This is not the kind of place where you borrow a cup of sugar from your neighbor. The huge homes are each architecturally unique, and the nearby Wasatch Mountains provide a spectacular backdrop. Think golf on the Ponderosa. The biggest house I saw belonged to leveraged-buyout titan Barry Baker, who refers to it as his “starter castle.” He won’t tell me the actual square footage, but suffice to say it’s got an eighteen-seat movie theater.
Baker hosts the annual Royal Order of the Christians and Jews tournament, a Ryder Cup format that has been going for about twenty years and in 2006 migrated to Glenwild from Caves Valley in Baltimore. All of the guests stay at houses on the property, and competitors come back year after year. Baker has one rule: No foursome can have more than nine ex-wives in total. “We found the guys would just spend the round complaining about their exes, so we had to set a limit,” says this affable golf fanatic. Beneath his outsize persona lies the heart of a competitor: With a 3.7 index, Baker loves the course, which from the tips plays 7,543 yards.
Glenwild is vintage Fazio. “There is plenty of space to hit the ball,” says Mick Wydra, the membership director and a dead ringer for Phil Mickelson. “The trouble is all on the greens.” Wydra is certainly right about that. Repeatedly, I find myself on the putting surfaces in regulation, but pretty much every time I am above the hole I three-jack for bogey.
To be honest, though, with this kind of beauty around, score becomes less important. The last three holes at Glenwild are as good as any closing trio I’ve played. I have to hit driver, three-wood, seven-iron to get to the back of the challenging sixteenth, and rarely has anyone been on the green in two from the tips. (As at Promontory, the par fives are monsters.) From the elevated tee of the 245-yard seventeenth, I airmail a three-wood over the green. It can be very difficult to judge distances when the altitude (at which the ball travels an extra ten to fifteen yards) and a devilish wind are doing a dangerous dance together.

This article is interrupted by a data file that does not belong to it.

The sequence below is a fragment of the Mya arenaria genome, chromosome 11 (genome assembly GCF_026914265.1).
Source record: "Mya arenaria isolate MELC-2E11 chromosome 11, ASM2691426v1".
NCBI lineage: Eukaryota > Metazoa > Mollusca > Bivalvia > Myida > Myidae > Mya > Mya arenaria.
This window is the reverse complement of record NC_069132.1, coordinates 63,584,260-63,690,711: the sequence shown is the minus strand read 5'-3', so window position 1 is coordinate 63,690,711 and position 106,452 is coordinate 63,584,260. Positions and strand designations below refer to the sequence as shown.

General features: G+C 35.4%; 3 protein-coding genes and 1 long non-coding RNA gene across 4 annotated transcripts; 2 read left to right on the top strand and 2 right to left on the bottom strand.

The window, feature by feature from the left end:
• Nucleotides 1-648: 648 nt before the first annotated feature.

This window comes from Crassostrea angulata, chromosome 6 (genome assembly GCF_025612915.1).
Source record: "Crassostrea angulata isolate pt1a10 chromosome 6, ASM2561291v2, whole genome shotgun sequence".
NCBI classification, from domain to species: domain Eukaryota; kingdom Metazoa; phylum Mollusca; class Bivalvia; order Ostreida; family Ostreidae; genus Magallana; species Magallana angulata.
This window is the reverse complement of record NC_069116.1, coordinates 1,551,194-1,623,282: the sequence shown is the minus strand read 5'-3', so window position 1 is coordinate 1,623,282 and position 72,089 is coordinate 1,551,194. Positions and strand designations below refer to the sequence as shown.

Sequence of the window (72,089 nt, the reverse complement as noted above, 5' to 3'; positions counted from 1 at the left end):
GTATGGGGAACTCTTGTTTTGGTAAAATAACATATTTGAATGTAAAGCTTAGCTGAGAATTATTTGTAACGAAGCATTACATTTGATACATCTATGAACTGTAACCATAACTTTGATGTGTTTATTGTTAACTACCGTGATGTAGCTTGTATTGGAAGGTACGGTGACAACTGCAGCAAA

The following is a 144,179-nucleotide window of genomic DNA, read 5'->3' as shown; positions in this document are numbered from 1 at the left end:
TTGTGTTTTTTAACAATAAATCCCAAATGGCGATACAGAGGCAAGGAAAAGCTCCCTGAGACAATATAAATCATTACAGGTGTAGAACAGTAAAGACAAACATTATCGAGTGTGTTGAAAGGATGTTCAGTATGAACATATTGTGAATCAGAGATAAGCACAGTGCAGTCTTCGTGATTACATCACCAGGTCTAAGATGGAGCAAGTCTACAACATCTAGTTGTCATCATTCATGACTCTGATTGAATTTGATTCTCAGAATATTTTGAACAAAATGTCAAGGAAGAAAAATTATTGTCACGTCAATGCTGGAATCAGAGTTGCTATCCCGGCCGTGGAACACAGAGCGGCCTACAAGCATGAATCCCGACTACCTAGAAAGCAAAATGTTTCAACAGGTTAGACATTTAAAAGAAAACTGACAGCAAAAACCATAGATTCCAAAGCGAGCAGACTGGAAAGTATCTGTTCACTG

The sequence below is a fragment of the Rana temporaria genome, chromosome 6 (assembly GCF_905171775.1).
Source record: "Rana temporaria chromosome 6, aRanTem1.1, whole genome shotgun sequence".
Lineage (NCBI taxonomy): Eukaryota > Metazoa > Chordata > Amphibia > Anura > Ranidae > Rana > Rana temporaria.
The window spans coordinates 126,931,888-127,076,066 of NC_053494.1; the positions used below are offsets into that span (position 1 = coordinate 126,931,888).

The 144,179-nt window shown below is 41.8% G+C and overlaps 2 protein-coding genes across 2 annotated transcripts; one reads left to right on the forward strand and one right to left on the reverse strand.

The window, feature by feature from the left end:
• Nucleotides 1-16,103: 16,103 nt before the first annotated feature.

The eighteenth seems to have it all. In an effort to thwart the powerful combination of thin air and new technology, Fazio has served up a 518-yard par-four to give you something to talk about on the ride home. From the tips, your tee shot has to carry two-hundred-plus yards just to get through the thick stuff. To make matters worse, water hugs the entire left side of the fairway, forcing most of us mortals to turn the hole into a three-shot par four.
Coming off the course, I find myself sort of dumbstruck. How is it possible, I wonder, that a layout this good in such a magnificent setting is not showing up on the Top 100 lists?The answer is that the owners feel no need to market Glenwild except by word of mouth. They have already sold some 250 memberships, and when they hit 325, they will sell no more. “We don’t feel the need to advertise or promote it,” says Wydra. “The course and the setting sell themselves.”
As we head out of town the next morning, I have a whole new perspective on Park City. It’s like we’ve experienced the town with its guard down. The mountain air, so frosty in the winter, is exhilarating to breathe and can stretch my drives toward the three-hundred-yard mark. In the end, because of the short summer and its magnificent slopes, Park City will remain primarily a ski destination. But with world-class courses like those at Glenwild, Promontory and Talisker coming on, the short grass is quietly giving the deep powder a run for its money.